Almanac: Blue

A cerulean sky captured recently while cross country skiing at Notchview. Photo: Aurora Braun.

It’s been a perfectly wretched winter for cross-country skiing here in the Valley (although last week we did, finally, get a dump). It was a joy, therefore, to be up in northern Vermont a couple of weeks ago for some skiing at Craftsbury Outdoor Center, with its extensive network of trails through woods, across fields, and over frozen lakes. 

It was very cold when my companions and I set off early, but the sun was brilliant and the air calm. With the exertion we were soon comfortable. The cloudless sky was a strikingly deep shade of blue, lighter than Navy but darker than robin’s egg and with an unusual richness and depth of color. It was, in fact, the very definition of cerulean blue—“cerulean” from Latin roots for “sky.” We had paused in the middle of a long climb and were talking about children…and grandchildren…and how they often asked simple, but profound, questions such as “Why is the sky blue?”  One of my friends, more to himself than to us, said, “Ya know, why is the sky blue anyway?”

I was about to offer up the standard-issue explanation: “It’s because the atmosphere preferentially scatters blue light.” But then I realized I actually had no idea what that meant. “Atmosphere?” Did that mean molecules of oxygen or nitrogen? Or dust? Or water?  “Scattered?” Huh? Scattered how? Off of what? And why blue and not the other colors of the spectrum?

So I kept my trap shut. I just soaked in all that blue and noticed within me a familiar, vaguely unsettled, but also vaguely pleasurable, feeling of unsated curiosity. 

Back home I sought an answer—which turned out to be harder than I expected. I found a lot of variations on the inadequate one-sentence “explanation” that came to my mind on the trail, plus quite sophisticated and mathematical answers involving things like “Rayleigh scattering,” as though that explained everything. 

Eventually, though, I found some answers that were detailed enough to satisfy but not so detailed that I needed a PhD in physics to understand them. 

Before going any further down this particular rabbit hole, we need to acknowledge—then quickly ignore—a fundamental mystery of light—meaning that it can act as a particle or a wave. Or both. It’s confusing. For now, let’s stick with visualizing light as waves, with the colors of light described by waves of differing frequencies—relatively fast/short for light at the blue end of the visible spectrum, and slower/longer at the red end. Violet light, for example, has a wavelength of roughly 450 nanometers (billionths of a meter), while red light has wavelengths of roughly 680 nanometers. 

The curious bit here is that when wavelengths of light interact with the charged particles* in atoms (electrons and protons) those particles are stimulated and start vibrating at the same frequency of the light doing the stimulation. That “vibration” produces its own “light,” except instead of coming from the sun, it’s coming from the zillions of stimulated oxygen and nitrogen atoms in the atmosphere. That re-directed light is said to be “scattered.” The shorter the initiating wavelength, the more scattered light is produced. Blue light is scattered almost 10 times as efficiently as red light.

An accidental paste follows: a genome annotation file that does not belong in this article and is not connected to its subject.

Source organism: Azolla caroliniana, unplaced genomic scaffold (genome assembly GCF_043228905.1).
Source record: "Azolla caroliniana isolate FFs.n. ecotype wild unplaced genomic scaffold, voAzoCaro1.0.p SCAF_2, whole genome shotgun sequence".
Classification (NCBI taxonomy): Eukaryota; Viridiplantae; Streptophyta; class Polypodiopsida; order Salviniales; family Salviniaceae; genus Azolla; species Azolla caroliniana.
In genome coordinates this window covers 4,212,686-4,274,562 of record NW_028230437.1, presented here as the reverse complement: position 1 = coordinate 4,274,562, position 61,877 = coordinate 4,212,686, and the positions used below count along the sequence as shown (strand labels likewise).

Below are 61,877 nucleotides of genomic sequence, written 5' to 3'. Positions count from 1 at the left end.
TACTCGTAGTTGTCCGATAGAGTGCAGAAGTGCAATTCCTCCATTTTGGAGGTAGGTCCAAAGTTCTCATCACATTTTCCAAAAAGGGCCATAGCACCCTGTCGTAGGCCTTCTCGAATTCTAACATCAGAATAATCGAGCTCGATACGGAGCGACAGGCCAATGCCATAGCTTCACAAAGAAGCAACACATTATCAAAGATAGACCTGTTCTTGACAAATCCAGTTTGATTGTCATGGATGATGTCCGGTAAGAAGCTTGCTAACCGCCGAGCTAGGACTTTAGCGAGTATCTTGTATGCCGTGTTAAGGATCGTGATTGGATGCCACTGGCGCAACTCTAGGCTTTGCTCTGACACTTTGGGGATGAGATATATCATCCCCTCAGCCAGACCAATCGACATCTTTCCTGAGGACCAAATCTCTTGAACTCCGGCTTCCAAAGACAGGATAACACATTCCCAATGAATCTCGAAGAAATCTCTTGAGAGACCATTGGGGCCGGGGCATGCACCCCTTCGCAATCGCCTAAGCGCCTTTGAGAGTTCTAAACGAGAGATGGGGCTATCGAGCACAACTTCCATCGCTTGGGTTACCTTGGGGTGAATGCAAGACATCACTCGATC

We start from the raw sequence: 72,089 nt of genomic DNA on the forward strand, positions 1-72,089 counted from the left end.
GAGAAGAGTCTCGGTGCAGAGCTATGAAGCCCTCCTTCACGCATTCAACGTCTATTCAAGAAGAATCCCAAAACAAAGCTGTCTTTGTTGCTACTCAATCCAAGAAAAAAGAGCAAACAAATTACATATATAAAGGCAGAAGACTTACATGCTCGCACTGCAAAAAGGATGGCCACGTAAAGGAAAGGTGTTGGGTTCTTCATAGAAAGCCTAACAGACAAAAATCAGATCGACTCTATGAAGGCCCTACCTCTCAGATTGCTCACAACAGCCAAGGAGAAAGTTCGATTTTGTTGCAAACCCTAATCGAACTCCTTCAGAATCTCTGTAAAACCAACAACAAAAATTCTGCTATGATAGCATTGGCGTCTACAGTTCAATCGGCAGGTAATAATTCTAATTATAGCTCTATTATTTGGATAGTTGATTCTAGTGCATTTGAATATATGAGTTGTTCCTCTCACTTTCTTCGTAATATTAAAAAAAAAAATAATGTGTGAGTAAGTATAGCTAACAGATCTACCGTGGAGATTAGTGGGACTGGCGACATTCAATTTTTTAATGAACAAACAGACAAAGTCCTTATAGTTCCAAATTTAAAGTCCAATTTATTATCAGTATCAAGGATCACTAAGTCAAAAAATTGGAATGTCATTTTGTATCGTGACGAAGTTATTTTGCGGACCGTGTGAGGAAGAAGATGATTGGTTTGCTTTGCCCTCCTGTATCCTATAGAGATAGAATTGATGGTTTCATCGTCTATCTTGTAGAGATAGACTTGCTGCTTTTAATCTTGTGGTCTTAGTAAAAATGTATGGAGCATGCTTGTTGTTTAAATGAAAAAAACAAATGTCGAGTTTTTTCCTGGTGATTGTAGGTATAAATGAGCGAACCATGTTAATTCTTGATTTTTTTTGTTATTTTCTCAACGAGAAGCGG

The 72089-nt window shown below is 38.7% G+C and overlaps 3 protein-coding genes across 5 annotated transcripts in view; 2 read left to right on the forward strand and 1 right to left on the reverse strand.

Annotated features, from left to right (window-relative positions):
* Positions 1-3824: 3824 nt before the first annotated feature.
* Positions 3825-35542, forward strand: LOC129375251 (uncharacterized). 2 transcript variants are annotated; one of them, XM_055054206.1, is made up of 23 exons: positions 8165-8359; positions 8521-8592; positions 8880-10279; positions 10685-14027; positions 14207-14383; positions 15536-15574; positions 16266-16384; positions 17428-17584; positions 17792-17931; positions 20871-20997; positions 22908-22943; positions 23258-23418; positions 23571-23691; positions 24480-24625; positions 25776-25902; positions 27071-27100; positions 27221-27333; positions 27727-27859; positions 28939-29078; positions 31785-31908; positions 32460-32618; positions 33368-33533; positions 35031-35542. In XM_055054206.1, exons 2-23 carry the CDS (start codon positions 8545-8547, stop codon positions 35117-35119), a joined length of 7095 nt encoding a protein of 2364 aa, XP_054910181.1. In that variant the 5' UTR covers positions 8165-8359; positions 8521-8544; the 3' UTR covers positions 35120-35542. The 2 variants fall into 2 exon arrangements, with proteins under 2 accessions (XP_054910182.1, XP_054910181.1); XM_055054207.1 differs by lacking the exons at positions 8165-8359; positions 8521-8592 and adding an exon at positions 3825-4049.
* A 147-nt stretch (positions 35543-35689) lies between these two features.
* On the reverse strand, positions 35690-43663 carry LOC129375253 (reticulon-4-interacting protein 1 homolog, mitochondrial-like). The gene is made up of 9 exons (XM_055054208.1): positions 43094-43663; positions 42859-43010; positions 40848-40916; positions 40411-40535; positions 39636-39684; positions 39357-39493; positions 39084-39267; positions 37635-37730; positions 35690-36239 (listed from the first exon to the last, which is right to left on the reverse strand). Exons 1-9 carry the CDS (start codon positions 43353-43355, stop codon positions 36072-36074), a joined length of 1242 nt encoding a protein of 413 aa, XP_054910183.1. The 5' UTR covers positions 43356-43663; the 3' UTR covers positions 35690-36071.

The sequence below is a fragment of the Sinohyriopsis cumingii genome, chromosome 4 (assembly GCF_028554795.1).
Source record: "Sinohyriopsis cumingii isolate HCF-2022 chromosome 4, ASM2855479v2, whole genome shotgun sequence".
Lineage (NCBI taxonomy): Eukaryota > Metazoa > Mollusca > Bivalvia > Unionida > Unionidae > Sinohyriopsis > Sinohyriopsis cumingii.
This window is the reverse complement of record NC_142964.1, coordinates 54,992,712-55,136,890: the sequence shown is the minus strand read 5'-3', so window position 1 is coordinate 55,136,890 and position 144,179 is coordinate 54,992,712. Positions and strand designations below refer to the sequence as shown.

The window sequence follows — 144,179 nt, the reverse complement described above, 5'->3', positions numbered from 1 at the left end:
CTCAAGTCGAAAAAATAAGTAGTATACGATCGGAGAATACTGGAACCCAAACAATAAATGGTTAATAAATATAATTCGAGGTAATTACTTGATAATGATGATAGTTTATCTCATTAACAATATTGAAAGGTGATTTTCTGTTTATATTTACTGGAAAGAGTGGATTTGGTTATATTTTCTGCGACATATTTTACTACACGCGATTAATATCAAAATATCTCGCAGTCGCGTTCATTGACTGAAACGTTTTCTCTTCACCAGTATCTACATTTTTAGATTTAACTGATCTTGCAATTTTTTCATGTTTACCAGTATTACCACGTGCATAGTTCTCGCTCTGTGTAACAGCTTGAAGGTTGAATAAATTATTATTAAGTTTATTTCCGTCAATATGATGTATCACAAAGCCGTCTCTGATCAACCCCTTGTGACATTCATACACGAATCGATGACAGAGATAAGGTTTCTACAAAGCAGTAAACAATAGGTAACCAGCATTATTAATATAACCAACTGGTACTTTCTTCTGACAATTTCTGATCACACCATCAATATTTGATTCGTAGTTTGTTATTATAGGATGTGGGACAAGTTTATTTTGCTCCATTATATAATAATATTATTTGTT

The sky is the deepest shade of blue when looking straight up.  Photo: Aurora Braun.

How deeply blue the sky appears depends, among other things, on how much moisture the air contains. Water droplets—even microscopic water droplets—are way larger than atoms, so they don’t react the same way. They don’t scatter light, they reflect it—and they reflect all wavelengths roughly equally, meaning as white light. The more water in the air, the more the fundamental cerulean blue is diluted and obscured by the milky white of the moisture-reflected light. That’s also the reason the sky color lightens close to the horizon—the light is travelling through a lot more water droplets than when you look straight up. 

Actually, violet light is scattered even a bit more strongly than blue, but our eyes are more sensitive to blue light than violet. To my eyes, the cerulean blue of a clear winter’s sky does seem to have some kind of deep violet component. I think that’s why it feels so striking. The effect is more common in winter because the air is generally so much drier than in warmer months. 

If you’ve noticed the photo credits above, you can guess that I had a second chance to delight in cerulean skies. After last week’s snowfall my youngest daughter and I went skiing at Notchview, one of the state’s largest Nordic centers. As at Craftsbury it was a cold, perfectly clear morning. The contrasts that day between the majestic sky, the dark trees, and the brilliant snow were just breathtaking—one of the great gifts of winter!

* OK…again with the particles vs. wave thing. Like light, atomic “particles” aren’t really either particles or waves—they’re quantum probability wavefunctions. I have no idea what that means. I’m just noting this here because some of my readers actually do understand things like this. Perhaps my confession of ignorance will inspire one of them to offer an explanation in the comments section. 

Almanac is a regular Indy column of observations, musings, and occasional harangues related to the woods, waters, mountains, and skies of the Pioneer Valley. Please feel free to comment on posts and add your own experiences or observations.

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